My sweet Jose from Bolivia holding an online letter from me.
You’ve searched your heart, made your decision, chosen a child, and now you are a sponsor.
But what happens next?
Often you will find that you are filled with enthusiasm for this new experience and a strong desire to begin a relationship with your child. However, that first letter from your child can take anywhere from one to several months to arrive in your mailbox.
While waiting for that letter, it seems your first lesson as a sponsor is patience. But there are lots of things you can do in the meantime.
After sponsoring my first child, I created an online account at http://www.compassion.com. You can do this by using your e-mail address or your sponsor ID number if you know it. Sometimes it can take a few days for your information to be entered into the system for the first time, allowing you to create your account.
Once you have your account, your child’s photo and information will be posted there. This means you can begin writing online letters to your child. When using the online letter-writing tool, you get to choose a template from many different themes, write a letter and include up to three digital photos of your own.
When you click the send button, your letter goes to Compassion’s headquarters in Colorado. There it will be printed onto quality paper and sent to your child’s country office, where it will be translated and delivered to your child.
After sending an online letter, the next thing I always do is to send an e-mail to Compassion requesting a digital copy of my child’s photo. Children’s photos are updated every 18-24 months, and Compassion keeps the current photo and one previous photo on file. You can ask for both!
This is fun because it allows you to see how your child has grown over the past two years, and having a digital copy gives you the ability to make hard copies of the photo. I always make a few copies of the child’s photos and mail the copies to the child. Families enjoy having photos of their children!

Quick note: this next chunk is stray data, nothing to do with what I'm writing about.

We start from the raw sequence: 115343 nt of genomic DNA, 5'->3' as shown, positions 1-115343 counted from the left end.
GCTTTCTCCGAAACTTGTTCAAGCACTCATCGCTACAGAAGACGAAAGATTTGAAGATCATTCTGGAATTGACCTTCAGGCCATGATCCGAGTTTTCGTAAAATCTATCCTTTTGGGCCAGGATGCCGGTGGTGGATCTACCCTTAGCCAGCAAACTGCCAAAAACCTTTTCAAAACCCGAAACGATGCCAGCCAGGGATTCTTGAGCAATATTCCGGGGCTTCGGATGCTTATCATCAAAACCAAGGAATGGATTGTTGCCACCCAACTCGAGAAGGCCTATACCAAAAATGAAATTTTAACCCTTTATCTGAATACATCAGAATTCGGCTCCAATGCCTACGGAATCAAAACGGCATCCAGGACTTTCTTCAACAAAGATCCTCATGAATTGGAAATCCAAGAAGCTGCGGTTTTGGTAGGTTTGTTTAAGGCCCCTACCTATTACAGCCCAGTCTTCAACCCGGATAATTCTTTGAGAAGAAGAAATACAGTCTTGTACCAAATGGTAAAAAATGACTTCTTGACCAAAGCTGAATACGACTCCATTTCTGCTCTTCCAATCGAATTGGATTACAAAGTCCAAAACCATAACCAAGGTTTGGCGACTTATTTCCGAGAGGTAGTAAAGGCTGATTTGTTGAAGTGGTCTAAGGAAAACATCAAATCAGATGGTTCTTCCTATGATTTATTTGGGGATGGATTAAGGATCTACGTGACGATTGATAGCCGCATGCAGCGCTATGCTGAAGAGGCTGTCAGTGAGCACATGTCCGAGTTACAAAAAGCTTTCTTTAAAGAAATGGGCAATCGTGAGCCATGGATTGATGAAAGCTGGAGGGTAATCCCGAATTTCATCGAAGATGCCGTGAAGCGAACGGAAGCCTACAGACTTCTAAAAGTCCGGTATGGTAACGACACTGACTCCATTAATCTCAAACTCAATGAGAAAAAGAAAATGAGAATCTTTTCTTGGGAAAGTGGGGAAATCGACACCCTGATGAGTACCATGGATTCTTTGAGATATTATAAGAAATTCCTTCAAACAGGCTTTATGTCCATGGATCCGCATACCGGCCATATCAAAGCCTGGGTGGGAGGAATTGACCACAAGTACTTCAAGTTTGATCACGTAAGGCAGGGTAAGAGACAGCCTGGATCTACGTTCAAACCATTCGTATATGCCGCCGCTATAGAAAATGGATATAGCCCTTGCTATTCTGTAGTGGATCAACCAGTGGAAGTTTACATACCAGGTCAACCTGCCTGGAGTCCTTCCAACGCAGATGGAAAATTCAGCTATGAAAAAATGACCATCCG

Another fun thing to do with the digital photos is to upload them to a free photo-editing web site. There are many to choose from online. Here you can add fun borders, images and text to your child’s photo, save the new photo to your computer and make a copy to send to your child.
While you’re making all these copies of photos, be sure to copy some of your own photos as well to mail to your child. Children love to get a peek into your life. They want to see you and your family, friends and pets.
In addition to photos, you can also send things like stickers, coloring pages and bookmarks to your child. Check Compassion’s web site for a full list of items to send and size requirements. Children love to receive these things on letter day.
You’ll want to label anything you send to your child. I print out the following information onto address labels so it’s easy to label anything I send: child’s name, child’s ID number, sponsor’s name and sponsor’s ID number. I keep a sheet of these labels for each child I sponsor in a folder so they are handy when I need them.
Remember, you can begin sending letters, either online or handwritten, you your child right away, and your letters mean a lot to your child.
Soon after I opened my account on Compassion’s web site, I stumbled across another web site that has proven invaluable. It’s called Our Compassion, http://www.ourcompassion.org, and it’s a community of involved sponsors who have a wealth of information and stories to share. I recommend spending some time on there learning about sponsorship.
Finally, there are two more web sites to fill your time learning about sponsorship, sponsored children and your child’s country. One is the Compassion blog (www.blog.comopassion.com), where stories are posted almost daily covering many Compassion topics. The other is the Compassion bloggers page (www.compassionbloggers.com). Here you can read many blog posts from past blogger trips. These stories are always touching, personal and well-written and provide a unique look into the lives of the children, families and communities where Compassion works.
These things just might keep you busy until you receive that much-anticipated first letter.